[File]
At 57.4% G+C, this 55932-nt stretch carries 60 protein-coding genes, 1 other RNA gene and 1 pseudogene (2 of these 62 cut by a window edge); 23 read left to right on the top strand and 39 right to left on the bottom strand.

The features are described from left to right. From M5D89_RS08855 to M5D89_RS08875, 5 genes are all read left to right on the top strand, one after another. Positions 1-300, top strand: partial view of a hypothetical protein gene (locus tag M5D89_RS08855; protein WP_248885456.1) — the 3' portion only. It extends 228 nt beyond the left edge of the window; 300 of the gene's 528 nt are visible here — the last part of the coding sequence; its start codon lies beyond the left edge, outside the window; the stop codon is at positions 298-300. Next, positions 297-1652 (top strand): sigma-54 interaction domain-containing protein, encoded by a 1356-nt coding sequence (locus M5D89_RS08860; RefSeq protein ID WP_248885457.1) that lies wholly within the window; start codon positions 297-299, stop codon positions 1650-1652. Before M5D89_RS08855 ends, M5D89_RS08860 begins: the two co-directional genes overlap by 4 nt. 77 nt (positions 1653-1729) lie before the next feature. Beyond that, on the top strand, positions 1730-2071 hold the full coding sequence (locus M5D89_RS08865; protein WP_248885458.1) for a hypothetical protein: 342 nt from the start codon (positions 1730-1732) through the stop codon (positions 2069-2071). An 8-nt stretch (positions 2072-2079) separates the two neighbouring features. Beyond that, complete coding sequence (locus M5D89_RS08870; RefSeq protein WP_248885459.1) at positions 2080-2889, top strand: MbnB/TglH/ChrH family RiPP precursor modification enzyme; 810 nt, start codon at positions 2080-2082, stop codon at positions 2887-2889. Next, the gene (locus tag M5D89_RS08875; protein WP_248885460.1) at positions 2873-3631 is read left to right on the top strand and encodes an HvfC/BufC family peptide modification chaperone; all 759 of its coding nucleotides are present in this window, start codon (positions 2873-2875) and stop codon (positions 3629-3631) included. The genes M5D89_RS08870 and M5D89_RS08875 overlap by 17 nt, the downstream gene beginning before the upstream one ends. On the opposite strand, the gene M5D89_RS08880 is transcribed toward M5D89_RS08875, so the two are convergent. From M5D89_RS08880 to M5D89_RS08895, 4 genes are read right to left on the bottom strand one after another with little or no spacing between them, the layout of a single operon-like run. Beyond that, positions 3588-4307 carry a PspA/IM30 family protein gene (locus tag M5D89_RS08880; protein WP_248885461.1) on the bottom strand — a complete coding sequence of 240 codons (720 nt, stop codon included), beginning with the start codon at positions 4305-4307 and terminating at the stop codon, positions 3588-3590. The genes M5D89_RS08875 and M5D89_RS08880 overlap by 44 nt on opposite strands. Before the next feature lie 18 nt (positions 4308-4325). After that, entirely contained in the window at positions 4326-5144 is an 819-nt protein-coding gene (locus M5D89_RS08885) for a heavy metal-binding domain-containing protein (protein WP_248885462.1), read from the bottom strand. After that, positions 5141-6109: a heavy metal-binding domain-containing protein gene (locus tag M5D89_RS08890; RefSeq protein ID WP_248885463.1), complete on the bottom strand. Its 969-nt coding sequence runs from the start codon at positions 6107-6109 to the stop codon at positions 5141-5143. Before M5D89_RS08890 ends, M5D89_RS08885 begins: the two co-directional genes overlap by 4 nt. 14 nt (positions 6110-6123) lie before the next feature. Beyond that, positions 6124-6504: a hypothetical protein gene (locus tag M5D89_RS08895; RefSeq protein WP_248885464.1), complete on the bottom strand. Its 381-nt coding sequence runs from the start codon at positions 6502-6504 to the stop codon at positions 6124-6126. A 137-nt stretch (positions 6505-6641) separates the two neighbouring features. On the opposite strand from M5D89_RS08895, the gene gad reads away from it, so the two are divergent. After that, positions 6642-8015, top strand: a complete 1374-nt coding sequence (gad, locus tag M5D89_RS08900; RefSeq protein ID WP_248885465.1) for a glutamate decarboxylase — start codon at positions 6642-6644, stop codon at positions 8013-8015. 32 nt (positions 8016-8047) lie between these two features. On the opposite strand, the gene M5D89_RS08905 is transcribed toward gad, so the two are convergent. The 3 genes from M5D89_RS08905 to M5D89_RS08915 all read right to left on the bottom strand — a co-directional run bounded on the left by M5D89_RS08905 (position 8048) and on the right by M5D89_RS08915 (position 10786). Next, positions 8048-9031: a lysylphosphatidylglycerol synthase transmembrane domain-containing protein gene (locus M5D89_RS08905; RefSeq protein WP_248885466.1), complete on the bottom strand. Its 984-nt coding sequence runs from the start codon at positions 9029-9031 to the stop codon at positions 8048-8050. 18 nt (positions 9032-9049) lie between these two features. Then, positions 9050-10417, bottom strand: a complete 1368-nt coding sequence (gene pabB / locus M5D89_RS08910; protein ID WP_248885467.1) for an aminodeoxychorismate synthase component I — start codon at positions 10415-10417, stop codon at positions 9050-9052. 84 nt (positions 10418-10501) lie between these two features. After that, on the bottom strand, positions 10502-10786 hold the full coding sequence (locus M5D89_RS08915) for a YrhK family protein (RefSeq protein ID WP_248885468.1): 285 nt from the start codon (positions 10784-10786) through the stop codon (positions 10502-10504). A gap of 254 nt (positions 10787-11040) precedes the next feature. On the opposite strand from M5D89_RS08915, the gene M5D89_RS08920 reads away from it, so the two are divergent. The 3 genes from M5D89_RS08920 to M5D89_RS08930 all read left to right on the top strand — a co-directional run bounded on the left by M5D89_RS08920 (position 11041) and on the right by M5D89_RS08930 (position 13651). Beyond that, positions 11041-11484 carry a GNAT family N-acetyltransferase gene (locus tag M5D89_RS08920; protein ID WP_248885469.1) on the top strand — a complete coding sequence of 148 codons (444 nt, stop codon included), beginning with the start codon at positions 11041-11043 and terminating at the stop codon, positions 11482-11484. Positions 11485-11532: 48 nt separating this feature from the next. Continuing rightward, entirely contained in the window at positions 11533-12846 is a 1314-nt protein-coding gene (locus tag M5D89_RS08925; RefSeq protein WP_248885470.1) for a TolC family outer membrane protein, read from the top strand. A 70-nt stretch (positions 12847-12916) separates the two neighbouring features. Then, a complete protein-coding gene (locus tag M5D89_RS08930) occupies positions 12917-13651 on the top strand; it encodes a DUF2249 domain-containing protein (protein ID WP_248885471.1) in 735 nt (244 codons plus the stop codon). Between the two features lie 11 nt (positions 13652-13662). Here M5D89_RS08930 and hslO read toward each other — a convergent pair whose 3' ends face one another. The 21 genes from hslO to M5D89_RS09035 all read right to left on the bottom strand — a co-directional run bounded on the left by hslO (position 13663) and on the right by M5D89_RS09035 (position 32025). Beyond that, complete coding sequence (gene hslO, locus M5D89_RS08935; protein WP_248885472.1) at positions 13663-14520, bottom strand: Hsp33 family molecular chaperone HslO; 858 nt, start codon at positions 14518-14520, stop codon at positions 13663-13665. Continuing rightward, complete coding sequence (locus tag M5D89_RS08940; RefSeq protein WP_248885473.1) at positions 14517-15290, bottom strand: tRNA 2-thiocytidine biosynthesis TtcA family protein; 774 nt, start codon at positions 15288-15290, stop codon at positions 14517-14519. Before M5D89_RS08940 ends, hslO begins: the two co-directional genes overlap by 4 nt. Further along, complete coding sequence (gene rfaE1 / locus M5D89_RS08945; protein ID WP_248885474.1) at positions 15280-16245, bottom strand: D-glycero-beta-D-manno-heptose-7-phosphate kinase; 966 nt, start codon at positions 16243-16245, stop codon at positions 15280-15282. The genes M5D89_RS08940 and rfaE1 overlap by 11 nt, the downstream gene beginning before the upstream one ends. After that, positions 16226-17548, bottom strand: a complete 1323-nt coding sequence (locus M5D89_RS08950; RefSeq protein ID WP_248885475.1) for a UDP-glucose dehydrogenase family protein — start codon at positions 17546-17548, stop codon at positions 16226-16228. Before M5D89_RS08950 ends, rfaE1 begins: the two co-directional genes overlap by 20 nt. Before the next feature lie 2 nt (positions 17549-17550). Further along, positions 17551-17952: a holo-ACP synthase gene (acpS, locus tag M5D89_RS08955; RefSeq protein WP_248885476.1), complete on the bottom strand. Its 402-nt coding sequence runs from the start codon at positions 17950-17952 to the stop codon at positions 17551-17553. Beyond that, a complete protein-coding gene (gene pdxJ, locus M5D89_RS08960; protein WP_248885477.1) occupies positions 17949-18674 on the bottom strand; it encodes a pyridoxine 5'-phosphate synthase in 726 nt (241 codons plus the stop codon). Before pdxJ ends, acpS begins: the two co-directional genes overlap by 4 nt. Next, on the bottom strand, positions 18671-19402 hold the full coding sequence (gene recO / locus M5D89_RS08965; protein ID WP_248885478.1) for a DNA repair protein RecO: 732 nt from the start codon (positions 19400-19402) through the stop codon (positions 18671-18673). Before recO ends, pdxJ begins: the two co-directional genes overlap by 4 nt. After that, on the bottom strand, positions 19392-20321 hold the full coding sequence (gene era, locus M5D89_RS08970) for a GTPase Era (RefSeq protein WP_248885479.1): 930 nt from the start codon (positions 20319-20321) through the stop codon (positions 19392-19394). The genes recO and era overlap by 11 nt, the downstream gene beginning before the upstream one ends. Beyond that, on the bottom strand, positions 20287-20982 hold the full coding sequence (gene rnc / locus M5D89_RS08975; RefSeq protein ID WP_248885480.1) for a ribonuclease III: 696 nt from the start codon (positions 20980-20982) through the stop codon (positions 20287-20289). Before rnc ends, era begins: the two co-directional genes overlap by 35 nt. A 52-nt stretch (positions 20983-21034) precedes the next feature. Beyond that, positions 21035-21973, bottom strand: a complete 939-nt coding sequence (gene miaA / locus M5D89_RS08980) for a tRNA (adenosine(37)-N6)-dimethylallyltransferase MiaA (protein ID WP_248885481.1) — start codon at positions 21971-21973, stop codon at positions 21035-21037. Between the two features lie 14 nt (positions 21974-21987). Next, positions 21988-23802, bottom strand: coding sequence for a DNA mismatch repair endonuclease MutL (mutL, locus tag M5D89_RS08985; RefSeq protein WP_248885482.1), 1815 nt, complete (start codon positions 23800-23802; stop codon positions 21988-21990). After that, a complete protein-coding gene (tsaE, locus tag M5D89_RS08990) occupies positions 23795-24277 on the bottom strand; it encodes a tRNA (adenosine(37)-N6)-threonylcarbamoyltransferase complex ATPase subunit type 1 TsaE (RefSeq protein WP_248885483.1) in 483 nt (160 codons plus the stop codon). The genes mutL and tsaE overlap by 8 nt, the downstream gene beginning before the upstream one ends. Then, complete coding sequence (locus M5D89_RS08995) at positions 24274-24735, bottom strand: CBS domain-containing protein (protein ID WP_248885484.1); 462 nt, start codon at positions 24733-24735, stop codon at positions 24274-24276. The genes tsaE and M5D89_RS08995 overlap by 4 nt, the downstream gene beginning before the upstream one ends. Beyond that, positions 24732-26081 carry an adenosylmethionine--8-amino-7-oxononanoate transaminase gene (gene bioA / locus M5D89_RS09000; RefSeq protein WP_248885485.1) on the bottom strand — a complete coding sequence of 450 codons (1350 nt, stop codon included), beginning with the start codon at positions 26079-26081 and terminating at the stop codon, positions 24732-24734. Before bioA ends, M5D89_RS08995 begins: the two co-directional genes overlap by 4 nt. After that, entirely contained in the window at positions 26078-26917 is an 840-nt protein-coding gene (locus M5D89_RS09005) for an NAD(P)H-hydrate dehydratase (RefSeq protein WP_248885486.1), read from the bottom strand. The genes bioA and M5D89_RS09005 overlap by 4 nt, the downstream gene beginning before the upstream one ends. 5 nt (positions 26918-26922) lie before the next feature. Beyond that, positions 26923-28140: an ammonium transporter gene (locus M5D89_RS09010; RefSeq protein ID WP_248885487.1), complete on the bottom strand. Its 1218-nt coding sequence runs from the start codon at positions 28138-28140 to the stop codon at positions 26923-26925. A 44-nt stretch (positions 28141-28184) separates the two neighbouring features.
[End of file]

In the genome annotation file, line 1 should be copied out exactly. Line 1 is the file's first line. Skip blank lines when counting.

At 57.4% G+C, this 55932-nt stretch carries 60 protein-coding genes, 1 other RNA gene and 1 pseudogene (2 of these 62 cut by a window edge); 23 read left to right on the top strand and 39 right to left on the bottom strand.